One word provides the comfort of continuity to James Bond fans, and perhaps elicits confusion or a chuckle from anyone else watching: Broccoli. But the vegetable that graces the beginning of nearly every Bond movie isn’t a reference to the unfairly demonized cabbage variant. Rather, it signifies the family that has had a unique relationship with the franchise since its earliest days on the big screen.
In a new profile for The Hollywood Reporter, the family’s second-generation leader, Barabra Broccoli, opens up about what it was like growing up Bond as well as her hopes for the franchise in a post-Daniel Craig world.
For starters, she wants No Time to Die’s Cary Fukunaga back. “We love Cary. He’s done an exceptional job,” she says. “I don’t have any idea whether he’d do another one. I think he did this because he wanted a challenge, and he sure pulled it off. But I’m not sure if he’d do another one. We’d love to work with him again.”
For his part, Fukunaga told THR that he had “never worked with producers that were so creatively involved,” but working with the Broccoli family came part in parcel with a Bond picture, considering how “this is their baby.”
Broccoli’s father, Albert “Cubby” Broccoli, didn’t invent James Bond — that was British writer Ian Fleming. But Cubby, a movie producer in the 1950s, quickly realized the movie potential of Fleming’s spy novels, which had been coming out to mostly critical praise and rising commercial success throughout the decade. He formed a partnership with another producer, Harry Saltzman to create two Bond-related companies: the first was Danjaq, which held the rights to Bond books, and the second was Eon Productions, short for the Bond-like “Everything or nothing,” which turned the books into films.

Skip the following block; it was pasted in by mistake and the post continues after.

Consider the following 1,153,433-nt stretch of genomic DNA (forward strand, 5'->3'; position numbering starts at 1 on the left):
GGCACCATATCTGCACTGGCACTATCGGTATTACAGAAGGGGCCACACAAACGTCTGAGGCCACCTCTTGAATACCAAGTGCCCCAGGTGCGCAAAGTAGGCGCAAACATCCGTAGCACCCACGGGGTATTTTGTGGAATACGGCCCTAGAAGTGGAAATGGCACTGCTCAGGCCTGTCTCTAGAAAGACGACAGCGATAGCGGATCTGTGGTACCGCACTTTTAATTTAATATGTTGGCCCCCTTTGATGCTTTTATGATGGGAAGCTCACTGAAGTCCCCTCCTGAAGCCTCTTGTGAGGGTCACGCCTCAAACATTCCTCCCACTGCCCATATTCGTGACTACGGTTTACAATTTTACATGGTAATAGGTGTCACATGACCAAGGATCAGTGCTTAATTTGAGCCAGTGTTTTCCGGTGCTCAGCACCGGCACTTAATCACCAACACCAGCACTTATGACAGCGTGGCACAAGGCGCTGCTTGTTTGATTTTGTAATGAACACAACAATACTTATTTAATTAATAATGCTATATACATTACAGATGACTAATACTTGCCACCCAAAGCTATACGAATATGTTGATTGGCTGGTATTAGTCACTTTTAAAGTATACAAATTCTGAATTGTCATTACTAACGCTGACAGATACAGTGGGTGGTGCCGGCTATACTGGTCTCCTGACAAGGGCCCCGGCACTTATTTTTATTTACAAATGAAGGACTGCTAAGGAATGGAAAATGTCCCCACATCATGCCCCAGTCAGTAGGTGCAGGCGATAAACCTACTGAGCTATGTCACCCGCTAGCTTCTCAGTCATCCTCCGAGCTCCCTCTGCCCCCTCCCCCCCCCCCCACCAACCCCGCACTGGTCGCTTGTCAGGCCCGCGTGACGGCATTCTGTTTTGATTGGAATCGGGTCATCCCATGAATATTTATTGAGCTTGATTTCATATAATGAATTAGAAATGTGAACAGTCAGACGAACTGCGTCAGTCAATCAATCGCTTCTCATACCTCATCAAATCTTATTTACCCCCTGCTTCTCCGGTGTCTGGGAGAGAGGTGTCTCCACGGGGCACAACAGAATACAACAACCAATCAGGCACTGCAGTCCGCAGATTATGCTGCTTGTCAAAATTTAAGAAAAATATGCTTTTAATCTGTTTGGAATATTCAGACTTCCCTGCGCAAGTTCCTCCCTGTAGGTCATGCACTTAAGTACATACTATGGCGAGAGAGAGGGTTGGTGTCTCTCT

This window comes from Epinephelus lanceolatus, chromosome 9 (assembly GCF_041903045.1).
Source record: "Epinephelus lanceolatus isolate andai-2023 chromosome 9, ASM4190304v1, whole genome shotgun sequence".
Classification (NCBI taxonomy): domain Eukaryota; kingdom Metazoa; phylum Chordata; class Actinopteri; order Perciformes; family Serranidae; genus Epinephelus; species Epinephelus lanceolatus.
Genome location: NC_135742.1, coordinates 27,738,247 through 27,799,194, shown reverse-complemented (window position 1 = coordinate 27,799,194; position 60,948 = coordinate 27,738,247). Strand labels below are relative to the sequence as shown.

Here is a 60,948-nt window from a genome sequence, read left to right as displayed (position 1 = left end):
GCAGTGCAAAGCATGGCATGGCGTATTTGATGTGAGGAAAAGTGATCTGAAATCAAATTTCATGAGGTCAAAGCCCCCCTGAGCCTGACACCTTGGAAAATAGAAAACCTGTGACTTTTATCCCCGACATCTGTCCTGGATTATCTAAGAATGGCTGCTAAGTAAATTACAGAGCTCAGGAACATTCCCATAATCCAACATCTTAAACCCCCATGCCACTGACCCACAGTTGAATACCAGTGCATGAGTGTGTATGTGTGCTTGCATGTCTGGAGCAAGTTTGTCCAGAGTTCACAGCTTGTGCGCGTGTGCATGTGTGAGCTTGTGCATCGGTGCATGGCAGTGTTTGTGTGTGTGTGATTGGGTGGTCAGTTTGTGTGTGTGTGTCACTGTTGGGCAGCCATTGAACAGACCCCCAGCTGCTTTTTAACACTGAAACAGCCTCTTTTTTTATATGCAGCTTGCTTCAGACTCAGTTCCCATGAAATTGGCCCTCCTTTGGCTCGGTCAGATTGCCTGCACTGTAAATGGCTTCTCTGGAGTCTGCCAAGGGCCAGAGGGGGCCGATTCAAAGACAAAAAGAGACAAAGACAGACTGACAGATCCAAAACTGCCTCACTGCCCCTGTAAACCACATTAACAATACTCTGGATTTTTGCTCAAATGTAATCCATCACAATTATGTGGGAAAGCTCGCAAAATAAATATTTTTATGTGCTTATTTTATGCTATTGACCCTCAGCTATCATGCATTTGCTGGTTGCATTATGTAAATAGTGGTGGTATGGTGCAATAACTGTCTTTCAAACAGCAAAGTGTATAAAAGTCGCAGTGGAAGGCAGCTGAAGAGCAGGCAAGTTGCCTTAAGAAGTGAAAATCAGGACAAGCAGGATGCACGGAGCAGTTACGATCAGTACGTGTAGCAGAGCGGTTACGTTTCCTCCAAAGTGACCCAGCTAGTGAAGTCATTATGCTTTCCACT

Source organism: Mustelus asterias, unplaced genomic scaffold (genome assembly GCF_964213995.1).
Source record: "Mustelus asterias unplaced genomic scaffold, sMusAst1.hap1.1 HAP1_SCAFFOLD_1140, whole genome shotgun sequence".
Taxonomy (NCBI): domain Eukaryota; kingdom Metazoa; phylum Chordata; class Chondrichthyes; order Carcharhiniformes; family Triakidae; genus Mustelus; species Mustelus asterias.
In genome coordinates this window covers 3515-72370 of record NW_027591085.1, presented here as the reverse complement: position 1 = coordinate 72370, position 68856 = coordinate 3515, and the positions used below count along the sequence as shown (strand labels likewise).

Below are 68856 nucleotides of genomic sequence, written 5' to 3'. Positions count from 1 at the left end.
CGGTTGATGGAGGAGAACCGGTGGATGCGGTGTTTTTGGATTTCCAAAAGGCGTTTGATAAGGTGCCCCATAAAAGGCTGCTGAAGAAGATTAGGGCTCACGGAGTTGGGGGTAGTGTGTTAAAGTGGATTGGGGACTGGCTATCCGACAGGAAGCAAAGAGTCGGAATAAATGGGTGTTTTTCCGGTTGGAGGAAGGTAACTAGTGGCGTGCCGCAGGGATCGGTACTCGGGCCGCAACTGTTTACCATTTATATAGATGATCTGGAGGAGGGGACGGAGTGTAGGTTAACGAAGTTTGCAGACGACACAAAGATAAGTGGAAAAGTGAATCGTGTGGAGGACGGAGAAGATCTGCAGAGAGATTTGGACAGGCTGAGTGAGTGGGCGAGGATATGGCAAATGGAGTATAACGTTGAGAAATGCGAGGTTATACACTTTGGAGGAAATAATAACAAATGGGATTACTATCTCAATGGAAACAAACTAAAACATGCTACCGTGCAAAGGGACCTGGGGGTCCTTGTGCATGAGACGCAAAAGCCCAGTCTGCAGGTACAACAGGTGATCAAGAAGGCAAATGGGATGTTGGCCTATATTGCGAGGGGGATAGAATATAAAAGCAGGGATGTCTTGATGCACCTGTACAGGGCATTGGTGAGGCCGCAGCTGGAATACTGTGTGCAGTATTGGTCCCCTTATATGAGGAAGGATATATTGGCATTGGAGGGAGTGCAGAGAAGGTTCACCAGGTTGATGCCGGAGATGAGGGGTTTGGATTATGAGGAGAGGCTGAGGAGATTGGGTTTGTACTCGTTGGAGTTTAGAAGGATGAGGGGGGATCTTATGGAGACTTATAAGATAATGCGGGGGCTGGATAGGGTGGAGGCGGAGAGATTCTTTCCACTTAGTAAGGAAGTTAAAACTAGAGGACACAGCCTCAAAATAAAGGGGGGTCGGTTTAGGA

Barbara Broccoli first entered the Eon world when she was just six years old. Her first memories were watching tea ceremonies on set were in Japan while Sean Connery was filming 1967’s You Only Live Twice. She began working on the franchise in earnest with 1977’s The Spy Who Loved Me, working in the publicity department.
It was around this time that Broccoli and Saltzman had a falling out, leading to a long string of courtroom battles that were finally resolved in 1986. The ’80s were a rough period for the Bond franchise, and Cubby’s deteriorating health meant Barabra had to step up to oversee the open-ended development and production process. An associate producer on The Living Daylights and Licence to Kill, she moved into her own as an producer on the movie that rebooted Bond for a post-Cold War world, 1995’s Goldeneye.
After the Cold War and the fall of the Berlin Wall, Broccoli recalls “the press was saying, ‘Well, the world’s in a safe place, and who needs James Bond?’ The world has not been in a safe place since then. I don’t know if it’s ever been in a safe place.”
Over a quarter-century later, one thing that’s safe is Bond’s place at the box office. No Time to Die has dominated during a strange time for movies, in large part due to two decisions in which Broccoli played a crucial role: increasing the roles of Bond Girls from damsels in distress to Bond’s equals in his adventures, and the casting of Daniel Craig.
As for the next Bond, Broccoli is open to a several directions, but isn’t interested in a female Bond.
“I think it will be a man because I don’t think a woman should play James Bond,” she explains. “I believe in making characters for women and not just having women play men’s roles. I don’t think there are enough great roles for women, and it’s very important to me that we make movies for women about women. He should be British, so British can be any [ethnicity or race],” she says.
But with those parameters set, the production side of Bond is entering into the next of it’s many chapters: Amazon ownership, established when the e-commerce, cloud computing, artificial intelligence. and digital streaming giant bought MGM in May 2021 for $8.5 billion.
“I’ve never spoken to Jeff Bezos,” Broccoli says. “We haven’t really had any discussions, and we probably won’t until next year when the sale is approved. But as far as we know, [Bond 26] will be an MGM film under an Amazon banner.”